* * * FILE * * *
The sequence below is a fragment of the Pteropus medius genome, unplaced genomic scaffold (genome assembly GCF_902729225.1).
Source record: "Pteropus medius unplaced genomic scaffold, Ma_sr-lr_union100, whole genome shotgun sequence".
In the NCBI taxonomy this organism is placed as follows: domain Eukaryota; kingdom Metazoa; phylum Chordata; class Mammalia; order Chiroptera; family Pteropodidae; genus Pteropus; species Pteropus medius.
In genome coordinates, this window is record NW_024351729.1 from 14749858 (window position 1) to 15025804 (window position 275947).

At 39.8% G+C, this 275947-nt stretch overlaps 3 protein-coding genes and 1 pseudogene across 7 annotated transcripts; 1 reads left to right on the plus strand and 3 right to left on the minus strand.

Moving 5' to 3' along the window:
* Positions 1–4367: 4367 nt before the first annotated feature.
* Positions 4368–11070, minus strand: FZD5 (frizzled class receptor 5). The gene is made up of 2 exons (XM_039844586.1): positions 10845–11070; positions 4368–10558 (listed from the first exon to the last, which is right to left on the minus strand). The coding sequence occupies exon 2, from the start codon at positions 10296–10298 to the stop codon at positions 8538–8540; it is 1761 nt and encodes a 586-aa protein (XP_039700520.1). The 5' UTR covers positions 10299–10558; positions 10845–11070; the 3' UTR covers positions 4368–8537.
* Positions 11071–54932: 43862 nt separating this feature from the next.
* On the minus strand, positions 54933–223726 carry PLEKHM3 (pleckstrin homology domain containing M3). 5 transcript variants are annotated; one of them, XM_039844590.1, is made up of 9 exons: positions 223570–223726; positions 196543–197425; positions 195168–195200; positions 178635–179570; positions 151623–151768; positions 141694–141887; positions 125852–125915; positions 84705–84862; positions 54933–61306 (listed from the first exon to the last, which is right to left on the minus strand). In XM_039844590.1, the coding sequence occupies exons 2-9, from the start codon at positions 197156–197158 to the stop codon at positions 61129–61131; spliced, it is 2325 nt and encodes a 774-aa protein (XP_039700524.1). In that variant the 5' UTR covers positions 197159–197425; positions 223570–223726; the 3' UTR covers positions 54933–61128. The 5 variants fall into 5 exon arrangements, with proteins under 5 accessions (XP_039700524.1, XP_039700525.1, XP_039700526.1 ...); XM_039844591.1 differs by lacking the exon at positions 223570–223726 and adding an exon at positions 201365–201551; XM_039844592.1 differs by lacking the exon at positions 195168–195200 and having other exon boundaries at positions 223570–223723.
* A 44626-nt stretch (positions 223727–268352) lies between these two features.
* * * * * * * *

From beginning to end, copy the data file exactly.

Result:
The sequence below is a fragment of the Pteropus medius genome, unplaced genomic scaffold (genome assembly GCF_902729225.1).
Source record: "Pteropus medius unplaced genomic scaffold, Ma_sr-lr_union100, whole genome shotgun sequence".
In the NCBI taxonomy this organism is placed as follows: domain Eukaryota; kingdom Metazoa; phylum Chordata; class Mammalia; order Chiroptera; family Pteropodidae; genus Pteropus; species Pteropus medius.
In genome coordinates, this window is record NW_024351729.1 from 14749858 (window position 1) to 15025804 (window position 275947).

At 39.8% G+C, this 275947-nt stretch overlaps 3 protein-coding genes and 1 pseudogene across 7 annotated transcripts; 1 reads left to right on the plus strand and 3 right to left on the minus strand.

Moving 5' to 3' along the window:
* Positions 1–4367: 4367 nt before the first annotated feature.
* Positions 4368–11070, minus strand: FZD5 (frizzled class receptor 5). The gene is made up of 2 exons (XM_039844586.1): positions 10845–11070; positions 4368–10558 (listed from the first exon to the last, which is right to left on the minus strand). The coding sequence occupies exon 2, from the start codon at positions 10296–10298 to the stop codon at positions 8538–8540; it is 1761 nt and encodes a 586-aa protein (XP_039700520.1). The 5' UTR covers positions 10299–10558; positions 10845–11070; the 3' UTR covers positions 4368–8537.
* Positions 11071–54932: 43862 nt separating this feature from the next.
* On the minus strand, positions 54933–223726 carry PLEKHM3 (pleckstrin homology domain containing M3). 5 transcript variants are annotated; one of them, XM_039844590.1, is made up of 9 exons: positions 223570–223726; positions 196543–197425; positions 195168–195200; positions 178635–179570; positions 151623–151768; positions 141694–141887; positions 125852–125915; positions 84705–84862; positions 54933–61306 (listed from the first exon to the last, which is right to left on the minus strand). In XM_039844590.1, the coding sequence occupies exons 2-9, from the start codon at positions 197156–197158 to the stop codon at positions 61129–61131; spliced, it is 2325 nt and encodes a 774-aa protein (XP_039700524.1). In that variant the 5' UTR covers positions 197159–197425; positions 223570–223726; the 3' UTR covers positions 54933–61128. The 5 variants fall into 5 exon arrangements, with proteins under 5 accessions (XP_039700524.1, XP_039700525.1, XP_039700526.1 ...); XM_039844591.1 differs by lacking the exon at positions 223570–223726 and adding an exon at positions 201365–201551; XM_039844592.1 differs by lacking the exon at positions 195168–195200 and having other exon boundaries at positions 223570–223723.
* A 44626-nt stretch (positions 223727–268352) lies between these two features.